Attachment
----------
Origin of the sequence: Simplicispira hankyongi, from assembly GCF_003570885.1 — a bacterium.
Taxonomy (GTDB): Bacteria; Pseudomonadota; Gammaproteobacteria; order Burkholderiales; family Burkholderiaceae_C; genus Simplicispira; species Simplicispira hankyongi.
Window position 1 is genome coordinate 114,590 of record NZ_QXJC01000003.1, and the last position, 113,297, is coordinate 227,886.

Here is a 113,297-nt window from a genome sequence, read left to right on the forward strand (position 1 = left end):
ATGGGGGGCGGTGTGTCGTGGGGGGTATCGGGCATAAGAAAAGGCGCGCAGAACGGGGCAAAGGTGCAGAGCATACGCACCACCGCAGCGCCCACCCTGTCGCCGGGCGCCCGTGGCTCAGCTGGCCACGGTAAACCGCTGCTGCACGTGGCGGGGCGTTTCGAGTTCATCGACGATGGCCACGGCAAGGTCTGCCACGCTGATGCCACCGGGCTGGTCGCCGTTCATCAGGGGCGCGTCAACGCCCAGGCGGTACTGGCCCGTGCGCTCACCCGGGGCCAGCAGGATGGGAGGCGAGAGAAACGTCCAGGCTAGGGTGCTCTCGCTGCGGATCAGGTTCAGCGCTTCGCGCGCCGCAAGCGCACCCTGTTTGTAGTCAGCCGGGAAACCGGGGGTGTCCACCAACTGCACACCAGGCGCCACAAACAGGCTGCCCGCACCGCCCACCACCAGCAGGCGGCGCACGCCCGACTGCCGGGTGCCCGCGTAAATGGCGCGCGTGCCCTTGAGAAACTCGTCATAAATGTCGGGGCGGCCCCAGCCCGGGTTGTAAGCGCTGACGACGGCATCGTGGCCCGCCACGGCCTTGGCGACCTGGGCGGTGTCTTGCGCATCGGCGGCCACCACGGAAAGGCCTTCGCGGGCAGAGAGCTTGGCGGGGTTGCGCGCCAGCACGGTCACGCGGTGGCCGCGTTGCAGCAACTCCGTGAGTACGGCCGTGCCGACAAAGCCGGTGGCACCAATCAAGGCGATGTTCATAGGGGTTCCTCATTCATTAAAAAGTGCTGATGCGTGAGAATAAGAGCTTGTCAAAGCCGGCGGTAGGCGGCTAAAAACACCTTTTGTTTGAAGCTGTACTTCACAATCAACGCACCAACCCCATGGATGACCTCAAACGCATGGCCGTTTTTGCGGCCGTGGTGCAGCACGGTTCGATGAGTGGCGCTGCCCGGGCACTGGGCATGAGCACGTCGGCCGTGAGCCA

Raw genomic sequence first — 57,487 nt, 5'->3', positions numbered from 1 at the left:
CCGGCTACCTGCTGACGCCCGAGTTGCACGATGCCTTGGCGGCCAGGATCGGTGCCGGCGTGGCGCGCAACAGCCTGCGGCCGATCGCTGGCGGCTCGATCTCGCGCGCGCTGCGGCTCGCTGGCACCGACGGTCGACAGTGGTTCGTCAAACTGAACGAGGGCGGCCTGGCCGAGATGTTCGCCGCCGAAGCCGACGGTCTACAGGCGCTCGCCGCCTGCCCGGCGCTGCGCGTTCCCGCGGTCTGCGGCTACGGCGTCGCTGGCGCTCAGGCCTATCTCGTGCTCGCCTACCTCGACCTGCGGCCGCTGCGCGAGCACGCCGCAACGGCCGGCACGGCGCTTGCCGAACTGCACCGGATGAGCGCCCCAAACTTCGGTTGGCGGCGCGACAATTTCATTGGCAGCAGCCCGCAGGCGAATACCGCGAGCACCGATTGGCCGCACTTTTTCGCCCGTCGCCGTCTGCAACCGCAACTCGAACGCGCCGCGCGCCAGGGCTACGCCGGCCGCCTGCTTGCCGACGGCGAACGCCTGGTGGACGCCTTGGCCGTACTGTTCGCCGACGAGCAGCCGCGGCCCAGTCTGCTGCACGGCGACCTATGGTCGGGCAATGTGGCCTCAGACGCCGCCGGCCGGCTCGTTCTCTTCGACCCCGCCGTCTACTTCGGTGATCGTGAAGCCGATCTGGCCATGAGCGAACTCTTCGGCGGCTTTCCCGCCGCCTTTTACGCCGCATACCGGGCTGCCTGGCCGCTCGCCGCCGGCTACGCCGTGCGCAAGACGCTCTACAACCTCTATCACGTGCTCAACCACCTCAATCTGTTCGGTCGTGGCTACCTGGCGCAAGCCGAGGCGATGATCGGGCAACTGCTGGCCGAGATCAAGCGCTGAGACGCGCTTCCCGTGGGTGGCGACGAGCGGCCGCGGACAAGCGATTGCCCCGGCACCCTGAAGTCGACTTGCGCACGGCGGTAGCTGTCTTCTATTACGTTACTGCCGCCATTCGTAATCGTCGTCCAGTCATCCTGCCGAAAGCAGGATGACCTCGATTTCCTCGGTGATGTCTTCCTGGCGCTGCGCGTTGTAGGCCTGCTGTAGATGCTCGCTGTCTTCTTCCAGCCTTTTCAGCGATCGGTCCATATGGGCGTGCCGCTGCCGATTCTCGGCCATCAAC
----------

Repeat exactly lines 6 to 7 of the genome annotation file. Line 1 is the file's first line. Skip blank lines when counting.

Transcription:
Raw genomic sequence first — 57,487 nt, 5'->3', positions numbered from 1 at the left:
CCGGCTACCTGCTGACGCCCGAGTTGCACGATGCCTTGGCGGCCAGGATCGGTGCCGGCGTGGCGCGCAACAGCCTGCGGCCGATCGCTGGCGGCTCGATCTCGCGCGCGCTGCGGCTCGCTGGCACCGACGGTCGACAGTGGTTCGTCAAACTGAACGAGGGCGGCCTGGCCGAGATGTTCGCCGCCGAAGCCGACGGTCTACAGGCGCTCGCCGCCTGCCCGGCGCTGCGCGTTCCCGCGGTCTGCGGCTACGGCGTCGCTGGCGCTCAGGCCTATCTCGTGCTCGCCTACCTCGACCTGCGGCCGCTGCGCGAGCACGCCGCAACGGCCGGCACGGCGCTTGCCGAACTGCACCGGATGAGCGCCCCAAACTTCGGTTGGCGGCGCGACAATTTCATTGGCAGCAGCCCGCAGGCGAATACCGCGAGCACCGATTGGCCGCACTTTTTCGCCCGTCGCCGTCTGCAACCGCAACTCGAACGCGCCGCGCGCCAGGGCTACGCCGGCCGCCTGCTTGCCGACGGCGAACGCCTGGTGGACGCCTTGGCCGTACTGTTCGCCGACGAGCAGCCGCGGCCCAGTCTGCTGCACGGCGACCTATGGTCGGGCAATGTGGCCTCAGACGCCGCCGGCCGGCTCGTTCTCTTCGACCCCGCCGTCTACTTCGGTGATCGTGAAGCCGATCTGGCCATGAGCGAACTCTTCGGCGGCTTTCCCGCCGCCTTTTACGCCGCATACCGGGCTGCCTGGCCGCTCGCCGCCGGCTACGCCGTGCGCAAGACGCTCTACAACCTCTATCACGTGCTCAACCACCTCAATCTGTTCGGTCGTGGCTACCTGGCGCAAGCCGAGGCGATGATCGGGCAACTGCTGGCCGAGATCAAGCGCTGAGACGCGCTTCCCGTGGGTGGCGACGAGCGGCCGCGGACAAGCGATTGCCCCGGCACCCTGAAGTCGACTTGCGCACGGCGGTAGCTGTCTTCTATTACGTTACTGCCGCCATTCGTAATCGTCGTCCAGTCATCCTGCCGAAAGCAGGATGACCTCGATTTCCTCGGTGATGTCTTCCTGGCGCTGCGCGTTGTAGGCCTGCTGTAGATGCTCGCTGTCTTCTTCCAGCCTTTTCAGCGATCGGTCCATATGGGCGTGCCGCTGCCGATTCTCGGCCATCAAC